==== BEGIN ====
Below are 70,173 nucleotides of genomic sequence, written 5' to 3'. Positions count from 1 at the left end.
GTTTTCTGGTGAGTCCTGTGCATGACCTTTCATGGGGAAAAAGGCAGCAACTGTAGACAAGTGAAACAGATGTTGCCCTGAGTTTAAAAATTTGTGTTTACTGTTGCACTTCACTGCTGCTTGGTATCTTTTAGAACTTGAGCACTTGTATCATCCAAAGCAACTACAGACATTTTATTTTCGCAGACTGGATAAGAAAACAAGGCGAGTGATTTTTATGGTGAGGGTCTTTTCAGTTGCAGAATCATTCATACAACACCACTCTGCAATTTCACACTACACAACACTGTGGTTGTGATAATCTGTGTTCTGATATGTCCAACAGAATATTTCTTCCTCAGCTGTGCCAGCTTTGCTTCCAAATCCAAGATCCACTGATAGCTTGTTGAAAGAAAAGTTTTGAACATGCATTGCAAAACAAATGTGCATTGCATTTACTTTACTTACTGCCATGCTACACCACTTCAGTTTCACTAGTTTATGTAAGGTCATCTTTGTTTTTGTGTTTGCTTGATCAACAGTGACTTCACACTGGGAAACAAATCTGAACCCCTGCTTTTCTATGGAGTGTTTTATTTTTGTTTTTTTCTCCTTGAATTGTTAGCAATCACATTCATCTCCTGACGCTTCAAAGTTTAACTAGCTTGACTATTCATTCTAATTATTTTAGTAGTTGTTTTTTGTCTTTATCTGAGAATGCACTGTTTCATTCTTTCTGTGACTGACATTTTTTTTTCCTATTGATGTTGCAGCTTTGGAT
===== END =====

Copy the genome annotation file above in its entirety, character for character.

Below are 70,173 nucleotides of genomic sequence, written 5' to 3'. Positions count from 1 at the left end.
GTTTTCTGGTGAGTCCTGTGCATGACCTTTCATGGGGAAAAAGGCAGCAACTGTAGACAAGTGAAACAGATGTTGCCCTGAGTTTAAAAATTTGTGTTTACTGTTGCACTTCACTGCTGCTTGGTATCTTTTAGAACTTGAGCACTTGTATCATCCAAAGCAACTACAGACATTTTATTTTCGCAGACTGGATAAGAAAACAAGGCGAGTGATTTTTATGGTGAGGGTCTTTTCAGTTGCAGAATCATTCATACAACACCACTCTGCAATTTCACACTACACAACACTGTGGTTGTGATAATCTGTGTTCTGATATGTCCAACAGAATATTTCTTCCTCAGCTGTGCCAGCTTTGCTTCCAAATCCAAGATCCACTGATAGCTTGTTGAAAGAAAAGTTTTGAACATGCATTGCAAAACAAATGTGCATTGCATTTACTTTACTTACTGCCATGCTACACCACTTCAGTTTCACTAGTTTATGTAAGGTCATCTTTGTTTTTGTGTTTGCTTGATCAACAGTGACTTCACACTGGGAAACAAATCTGAACCCCTGCTTTTCTATGGAGTGTTTTATTTTTGTTTTTTTCTCCTTGAATTGTTAGCAATCACATTCATCTCCTGACGCTTCAAAGTTTAACTAGCTTGACTATTCATTCTAATTATTTTAGTAGTTGTTTTTTGTCTTTATCTGAGAATGCACTGTTTCATTCTTTCTGTGACTGACATTTTTTTTTCCTATTGATGTTGCAGCTTTGGAT